Soumaya Khalifa: [00:29:00] But, you know, we’re talking about the employee and their mental health, which is really important. But the research also shows that the organizations are suffering as well. So, they’re suffering from decreased productivity, lower levels of employee commitment, increased turnover, and that doesn’t take into account the higher medical insurance premiums that the employer will be paying, the use of the employee assistance programs. So, it’s negative for all concerned, both the employees, leaders and the organization.
Jamie Gassmann: [00:29:38] Yeah. Absolutely. You know, it’s like when you want to bring your whole self to work because you’re passionate about the work that the company is doing, but yet you don’t feel like your whole self can be at work. You know, you want to – it’s like when you’re at work, it gets like you’re home away from home is kind of how I call it when you’re in the office because you spend so much of your day there. You want to feel like you’re welcome just like you are within your own home. So, I could see where that could have a huge impact on those individuals.
Soumaya Khalifa: [00:30:04] Absolutely.
Jamie Gassmann: [00:30:07] So, looking at cultural differences you shared previously that there are cultures that are relationship-oriented and then there’s cultures like the US that are very task-oriented. So, within our workplaces becoming more and more diverse, how does this show up? How does a leader strike that balance between allowing people to really congregate and socialize, you know, at the water cooler, if you will, when we get, you know, get that opportunity back to those days to really that task-oriented? How do they strike that balance?
Soumaya Khalifa: [00:30:39] Yeah. So, I want to share that I ran into a website that is a Ramsey County Minnesota website. And what struck me is that that website has been translated into languages that I had never heard of before. I mean, Somali, Hmood, Oromo, and Kara. All right. I had to Google each one of those languages to see where they’re spoken. So, this is not a hypothetical question. This is a true question that we need to be thinking about is we have people represented from all over the world working right here. Different cultures have different orientations. You mentioned that task-oriented cultures and the relationship-oriented cultures and they are on a spectrum.
Soumaya Khalifa: [00:31:36] So, the task-oriented culture is let’s get to work. We have a project to do. Let’s get down to what’s going to be done. What is it going to be done? Who’s going to be responsible? Where are the deliverables? And, relationships are really a second or third item that people will think about. Let’s just get the job done.
Soumaya Khalifa: [00:31:55] Now, the cultures that are relationship cultures and all those languages that I just named off, they are relationship cultures, which means that before I start doing work with you, I want to get to know you. I want to get to know about your family. I want to get to know where you went to school. What do you like to eat? Let’s go out to lunch together. Right?
Soumaya Khalifa: [00:32:15] So, if we have people who are on the opposite spectrums of that task orientation or relationship and we want them to work together, we need to be very, again, intentional. That word is very important for understanding who do we have in our teams. Come up with the team norms, identify what is a hybrid culture that will work for both the task-oriented people and the relationship-oriented people.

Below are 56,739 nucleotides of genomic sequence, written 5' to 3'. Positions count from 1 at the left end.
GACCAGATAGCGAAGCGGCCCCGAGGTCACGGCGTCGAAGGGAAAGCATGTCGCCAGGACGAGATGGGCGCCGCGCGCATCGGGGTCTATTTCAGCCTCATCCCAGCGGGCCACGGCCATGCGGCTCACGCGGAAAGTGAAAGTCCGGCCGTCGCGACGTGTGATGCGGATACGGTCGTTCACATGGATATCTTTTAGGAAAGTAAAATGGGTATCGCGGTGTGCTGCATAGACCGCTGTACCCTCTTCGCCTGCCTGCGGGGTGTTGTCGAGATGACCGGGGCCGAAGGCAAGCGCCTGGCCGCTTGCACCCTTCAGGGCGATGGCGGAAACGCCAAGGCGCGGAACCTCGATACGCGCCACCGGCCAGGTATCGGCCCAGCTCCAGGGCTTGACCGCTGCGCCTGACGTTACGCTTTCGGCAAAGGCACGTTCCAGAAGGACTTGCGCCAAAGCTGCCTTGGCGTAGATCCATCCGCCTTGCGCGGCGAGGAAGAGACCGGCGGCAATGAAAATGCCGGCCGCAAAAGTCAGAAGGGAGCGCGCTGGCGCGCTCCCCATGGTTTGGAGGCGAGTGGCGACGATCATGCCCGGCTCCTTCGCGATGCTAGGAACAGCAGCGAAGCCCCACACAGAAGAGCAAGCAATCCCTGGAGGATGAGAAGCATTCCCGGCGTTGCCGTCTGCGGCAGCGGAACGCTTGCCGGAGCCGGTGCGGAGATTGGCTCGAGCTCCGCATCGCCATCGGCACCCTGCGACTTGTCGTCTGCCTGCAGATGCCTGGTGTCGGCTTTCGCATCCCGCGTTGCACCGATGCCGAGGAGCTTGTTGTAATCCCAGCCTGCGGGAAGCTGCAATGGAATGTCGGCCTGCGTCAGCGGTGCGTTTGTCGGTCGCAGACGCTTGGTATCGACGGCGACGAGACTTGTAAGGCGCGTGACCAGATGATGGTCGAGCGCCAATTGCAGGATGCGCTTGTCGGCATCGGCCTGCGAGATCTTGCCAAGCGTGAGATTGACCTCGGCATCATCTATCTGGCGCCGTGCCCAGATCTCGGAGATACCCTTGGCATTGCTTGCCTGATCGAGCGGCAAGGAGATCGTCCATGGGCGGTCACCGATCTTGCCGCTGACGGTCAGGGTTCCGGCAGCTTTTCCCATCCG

Soumaya Khalifa: [00:32:44] The task-oriented people, just an FYI, will look at the relationship people and say, “Gosh, they waste so much time. Why do they need to do all this small talk and drink tea or coffee? Let’s just get down to business.” The relationship people will look at the task people and say, “Oh, they’re just so rude and abrupt. They don’t even say hello and drink coffee with me.” So, that can be a real issue in terms of breakdown and communication. So, as leaders, we need to know who is on our team and how do we create a culture that would be understood and accepted by both.
Soumaya Khalifa: [00:33:20] When we look at a lot of data and research and looking at a homogeneous team versus a multicultural team and looking at when they are at their best and when they are very well managed, the multicultural team way outperforms the homogeneous team. So, it is a gift to have the diversity, but we have to manage it well to be able to leverage the results that we want to be able to achieve.
Jamie Gassmann: [00:33:55] Yeah. I find that there’s so much value in being able to build up some of those relationships. Even as a leader, you get to know people so differently. If you’re only focused on the day-to-day task, you’re not taking that time to get to know the people you’re working with. And so, when you think of that culture of belonging, it makes me think there’s benefit in trying to bring them closer to a balancing act. What are your thoughts around that and like how it contributes to that culture of belonging?
Soumaya Khalifa: [00:34:26] Yeah. One thing that I want to mention here is we are in a business to do business. So, let’s not lose sight of that. Right?
Jamie Gassmann: [00:34:35] Right.
Soumaya Khalifa: [00:34:35] And doing DEI is a very strong business case to do our business better. So, I don’t want us to just talk about DEI and not forget the bigger picture. We are doing DEI because of the bigger picture and we have to keep that very clear in front of our eyes. We are here to further and achieve the mission and vision of our organizations, and I’m a firm believer that DEI will help us achieve that.